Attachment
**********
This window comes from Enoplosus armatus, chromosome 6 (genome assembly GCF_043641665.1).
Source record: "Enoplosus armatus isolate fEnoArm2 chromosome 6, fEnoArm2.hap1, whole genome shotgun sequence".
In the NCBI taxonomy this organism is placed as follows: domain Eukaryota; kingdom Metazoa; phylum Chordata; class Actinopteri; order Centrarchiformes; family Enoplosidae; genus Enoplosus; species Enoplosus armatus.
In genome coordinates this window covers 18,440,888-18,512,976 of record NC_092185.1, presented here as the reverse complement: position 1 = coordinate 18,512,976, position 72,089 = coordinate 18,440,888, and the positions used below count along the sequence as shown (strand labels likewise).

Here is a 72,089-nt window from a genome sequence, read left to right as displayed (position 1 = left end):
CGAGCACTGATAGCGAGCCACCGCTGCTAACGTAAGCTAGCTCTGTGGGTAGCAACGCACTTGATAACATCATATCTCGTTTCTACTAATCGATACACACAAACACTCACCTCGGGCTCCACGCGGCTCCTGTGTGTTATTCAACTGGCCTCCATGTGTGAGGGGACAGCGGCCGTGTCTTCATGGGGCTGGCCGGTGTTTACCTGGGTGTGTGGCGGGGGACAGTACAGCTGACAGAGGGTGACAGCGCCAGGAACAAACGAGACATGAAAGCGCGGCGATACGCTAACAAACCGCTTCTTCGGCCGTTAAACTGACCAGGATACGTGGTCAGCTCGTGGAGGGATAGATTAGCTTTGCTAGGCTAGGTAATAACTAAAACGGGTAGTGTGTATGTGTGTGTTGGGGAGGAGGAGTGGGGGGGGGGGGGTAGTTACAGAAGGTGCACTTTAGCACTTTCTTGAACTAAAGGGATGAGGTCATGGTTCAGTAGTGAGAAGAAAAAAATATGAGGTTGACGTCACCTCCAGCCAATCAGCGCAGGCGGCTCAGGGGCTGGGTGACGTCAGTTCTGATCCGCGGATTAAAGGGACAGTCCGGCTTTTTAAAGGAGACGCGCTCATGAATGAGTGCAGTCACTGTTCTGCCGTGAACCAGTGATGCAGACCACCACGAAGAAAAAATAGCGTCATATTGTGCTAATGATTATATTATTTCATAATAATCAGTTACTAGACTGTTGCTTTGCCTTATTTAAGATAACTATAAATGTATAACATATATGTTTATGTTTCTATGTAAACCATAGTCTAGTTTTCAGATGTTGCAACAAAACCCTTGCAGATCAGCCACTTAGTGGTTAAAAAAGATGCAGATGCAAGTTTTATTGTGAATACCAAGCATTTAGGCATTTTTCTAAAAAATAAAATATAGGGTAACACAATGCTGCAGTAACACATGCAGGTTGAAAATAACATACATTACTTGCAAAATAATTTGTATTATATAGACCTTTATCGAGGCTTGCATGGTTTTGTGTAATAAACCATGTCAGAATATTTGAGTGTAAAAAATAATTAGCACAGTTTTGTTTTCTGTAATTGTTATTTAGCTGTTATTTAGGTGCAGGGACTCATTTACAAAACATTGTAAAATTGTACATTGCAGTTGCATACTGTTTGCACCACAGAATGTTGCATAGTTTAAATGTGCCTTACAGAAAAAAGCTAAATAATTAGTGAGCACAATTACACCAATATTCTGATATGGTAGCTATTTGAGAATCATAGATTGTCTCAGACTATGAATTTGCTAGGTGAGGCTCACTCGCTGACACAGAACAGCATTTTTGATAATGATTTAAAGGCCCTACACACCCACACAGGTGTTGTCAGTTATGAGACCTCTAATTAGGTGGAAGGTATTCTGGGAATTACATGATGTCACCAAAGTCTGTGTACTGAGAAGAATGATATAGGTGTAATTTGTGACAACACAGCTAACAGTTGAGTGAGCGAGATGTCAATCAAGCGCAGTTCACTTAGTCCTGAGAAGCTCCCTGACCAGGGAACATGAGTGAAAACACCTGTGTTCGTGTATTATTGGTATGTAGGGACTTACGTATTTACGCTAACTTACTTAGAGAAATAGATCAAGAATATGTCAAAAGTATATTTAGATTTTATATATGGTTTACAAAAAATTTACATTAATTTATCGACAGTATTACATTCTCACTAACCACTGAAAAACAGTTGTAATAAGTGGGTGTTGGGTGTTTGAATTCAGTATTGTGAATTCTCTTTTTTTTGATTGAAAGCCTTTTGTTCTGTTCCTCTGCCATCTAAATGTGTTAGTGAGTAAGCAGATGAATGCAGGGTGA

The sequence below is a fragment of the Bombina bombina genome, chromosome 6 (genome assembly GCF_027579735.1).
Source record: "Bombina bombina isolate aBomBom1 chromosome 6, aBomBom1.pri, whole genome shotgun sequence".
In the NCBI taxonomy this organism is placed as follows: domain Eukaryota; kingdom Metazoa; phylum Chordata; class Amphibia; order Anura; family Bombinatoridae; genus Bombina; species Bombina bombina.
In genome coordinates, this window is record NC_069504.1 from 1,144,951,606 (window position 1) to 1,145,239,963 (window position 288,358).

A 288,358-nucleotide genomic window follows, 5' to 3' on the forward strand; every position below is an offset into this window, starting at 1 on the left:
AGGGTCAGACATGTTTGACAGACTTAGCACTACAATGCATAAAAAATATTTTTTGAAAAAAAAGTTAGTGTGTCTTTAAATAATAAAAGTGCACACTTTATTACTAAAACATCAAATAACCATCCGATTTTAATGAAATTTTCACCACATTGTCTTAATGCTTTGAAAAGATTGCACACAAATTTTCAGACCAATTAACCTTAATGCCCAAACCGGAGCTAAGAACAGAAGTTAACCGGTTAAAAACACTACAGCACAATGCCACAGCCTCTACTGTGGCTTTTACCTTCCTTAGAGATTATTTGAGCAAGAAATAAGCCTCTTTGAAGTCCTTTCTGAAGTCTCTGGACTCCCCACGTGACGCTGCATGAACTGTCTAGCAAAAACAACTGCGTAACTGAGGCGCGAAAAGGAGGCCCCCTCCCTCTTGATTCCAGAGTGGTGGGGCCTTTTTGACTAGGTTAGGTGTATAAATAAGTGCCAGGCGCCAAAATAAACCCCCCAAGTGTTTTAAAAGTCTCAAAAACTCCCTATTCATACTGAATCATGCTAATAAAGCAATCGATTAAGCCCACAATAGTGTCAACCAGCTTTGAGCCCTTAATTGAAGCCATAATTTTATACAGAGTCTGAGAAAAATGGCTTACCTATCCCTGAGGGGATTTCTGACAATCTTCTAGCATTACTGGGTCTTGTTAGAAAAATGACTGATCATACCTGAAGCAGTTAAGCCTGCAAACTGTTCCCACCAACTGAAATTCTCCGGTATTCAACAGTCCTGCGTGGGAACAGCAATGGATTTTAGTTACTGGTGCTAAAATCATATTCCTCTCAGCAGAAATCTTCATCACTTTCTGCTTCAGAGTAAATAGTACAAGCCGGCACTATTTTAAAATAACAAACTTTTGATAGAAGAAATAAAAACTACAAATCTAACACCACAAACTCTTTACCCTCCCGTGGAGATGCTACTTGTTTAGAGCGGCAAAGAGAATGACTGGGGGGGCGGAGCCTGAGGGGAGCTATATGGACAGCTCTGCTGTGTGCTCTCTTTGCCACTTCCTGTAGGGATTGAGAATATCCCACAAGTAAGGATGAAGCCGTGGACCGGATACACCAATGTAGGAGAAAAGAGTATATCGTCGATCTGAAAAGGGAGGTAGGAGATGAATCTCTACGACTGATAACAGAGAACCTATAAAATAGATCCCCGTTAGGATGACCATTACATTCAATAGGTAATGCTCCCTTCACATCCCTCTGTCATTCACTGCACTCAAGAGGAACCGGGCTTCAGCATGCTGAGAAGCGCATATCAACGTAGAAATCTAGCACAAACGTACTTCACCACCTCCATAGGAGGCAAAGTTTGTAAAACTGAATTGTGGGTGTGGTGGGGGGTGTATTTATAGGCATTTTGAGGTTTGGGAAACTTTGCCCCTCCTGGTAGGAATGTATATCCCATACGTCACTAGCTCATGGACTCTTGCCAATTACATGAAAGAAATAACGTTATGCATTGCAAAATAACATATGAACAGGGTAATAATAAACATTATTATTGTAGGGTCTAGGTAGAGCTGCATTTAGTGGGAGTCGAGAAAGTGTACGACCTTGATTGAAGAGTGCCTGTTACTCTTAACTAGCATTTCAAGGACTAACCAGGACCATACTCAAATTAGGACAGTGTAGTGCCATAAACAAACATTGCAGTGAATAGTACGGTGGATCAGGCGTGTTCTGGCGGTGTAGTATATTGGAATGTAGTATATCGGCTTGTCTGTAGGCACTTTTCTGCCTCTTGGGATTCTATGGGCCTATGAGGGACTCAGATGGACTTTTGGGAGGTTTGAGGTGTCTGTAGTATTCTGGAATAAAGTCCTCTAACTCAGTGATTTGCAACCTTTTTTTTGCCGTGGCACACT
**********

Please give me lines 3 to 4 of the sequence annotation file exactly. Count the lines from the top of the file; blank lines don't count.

In the NCBI taxonomy this organism is placed as follows: domain Eukaryota; kingdom Metazoa; phylum Chordata; class Actinopteri; order Centrarchiformes; family Enoplosidae; genus Enoplosus; species Enoplosus armatus.
In genome coordinates this window covers 18,440,888-18,512,976 of record NC_092185.1, presented here as the reverse complement: position 1 = coordinate 18,512,976, position 72,089 = coordinate 18,440,888, and the positions used below count along the sequence as shown (strand labels likewise).